West Linn-area hunter fined $12,000 for illegal elk hunt in Wyoming
January 5, 2012
By Rick Bella, OregonLive.com
A West Linn-area man was fined $12,000 and barred from hunting
anywhere worldwide for two years after hunting elk without a license in
James M. Dovenberg, 68, a wood-products executive who lives southwest
of West Linn, pleaded guilty in U.S. District Court in Casper, Wyo., to
aiding and abetting in the trafficking of illegal wildlife. Magistrate
Judge R. Michael Shickich also placed Dovenberg on probation for three
A co-defendant in the case, Jon R. Gleason, 70, of Custer, Wash.,
pleaded guilty to trafficking of illegal wildlife. He was ordered to pay
$8,500 and must surrender a mounted trophy bull elk.
Both convictions are misdemeanors under federal code.
Dovenberg founded Greenwood Products Inc. in 1972, selling the
company in 2003. He remains affiliated with the successor company,
Wilsonville-based GW Industries, which manufactures custom plywood and
fiberglass reinforced panels used in a variety of products.
According to court records, Dovenberg paid for a hunt he made with
Gleason in October 2005 through Big Horn Adventure Outfitters, guides
headquartered near Ten Sleep, Wyo. Neither Dovenberg nor Gleason had a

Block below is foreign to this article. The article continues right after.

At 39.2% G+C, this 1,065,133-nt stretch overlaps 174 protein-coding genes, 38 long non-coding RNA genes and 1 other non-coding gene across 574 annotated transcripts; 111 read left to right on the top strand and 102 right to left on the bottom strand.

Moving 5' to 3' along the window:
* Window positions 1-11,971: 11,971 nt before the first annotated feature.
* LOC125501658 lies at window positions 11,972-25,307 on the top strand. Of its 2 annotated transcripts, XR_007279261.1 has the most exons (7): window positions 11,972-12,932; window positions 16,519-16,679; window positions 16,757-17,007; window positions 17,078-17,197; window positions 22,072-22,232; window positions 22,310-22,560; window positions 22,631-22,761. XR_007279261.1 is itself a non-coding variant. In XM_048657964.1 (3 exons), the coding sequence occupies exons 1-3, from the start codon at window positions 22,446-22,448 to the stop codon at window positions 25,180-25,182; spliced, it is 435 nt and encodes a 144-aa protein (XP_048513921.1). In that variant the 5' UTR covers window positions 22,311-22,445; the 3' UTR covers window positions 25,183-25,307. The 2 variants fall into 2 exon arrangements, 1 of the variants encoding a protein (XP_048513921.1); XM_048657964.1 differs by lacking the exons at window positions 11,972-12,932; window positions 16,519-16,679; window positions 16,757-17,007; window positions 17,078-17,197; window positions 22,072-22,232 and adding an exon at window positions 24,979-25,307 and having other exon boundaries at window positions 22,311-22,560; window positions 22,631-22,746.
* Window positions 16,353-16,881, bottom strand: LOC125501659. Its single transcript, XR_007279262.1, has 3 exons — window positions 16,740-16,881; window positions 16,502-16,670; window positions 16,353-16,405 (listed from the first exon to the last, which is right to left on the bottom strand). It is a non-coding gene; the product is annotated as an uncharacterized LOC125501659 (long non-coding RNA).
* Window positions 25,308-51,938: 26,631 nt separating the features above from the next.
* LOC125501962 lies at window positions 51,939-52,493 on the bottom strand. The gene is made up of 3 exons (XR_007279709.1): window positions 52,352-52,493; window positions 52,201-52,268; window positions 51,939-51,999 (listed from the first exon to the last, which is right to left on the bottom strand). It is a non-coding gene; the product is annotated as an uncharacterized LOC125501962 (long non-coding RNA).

Wyoming hunting license, though Gleason killed a large bull elk.
The case follows a related felony conviction last July for James S.
Robinson, 61, of West Linn. Robinson, a real estate developer, was fined
$20,000 and was ordered to pay an additional $15,000 in restitution to
Wyoming wildlife officers in Wyoming. Court records indicate Robinson
killed a trophy bull elk when he had a legal tag only to kill a cow.
Wyoming officials began investigating the hunts after receiving a tip
from a concerned citizen. The cases fell under federal jurisdiction when
mounted heads, antlers and game meat from the illegal hunts were
transported across state lines.
No one from Big Horn Adventure Outfitters has been charged.
Mike Ehlebracht, supervisor of the Wyoming Game & Fish Department's
investigative unit, said he expected additional related cases would be
brought to court, but he declined to elaborate.
"There still are pending cases," Ehlebracht said. "This isn't over."
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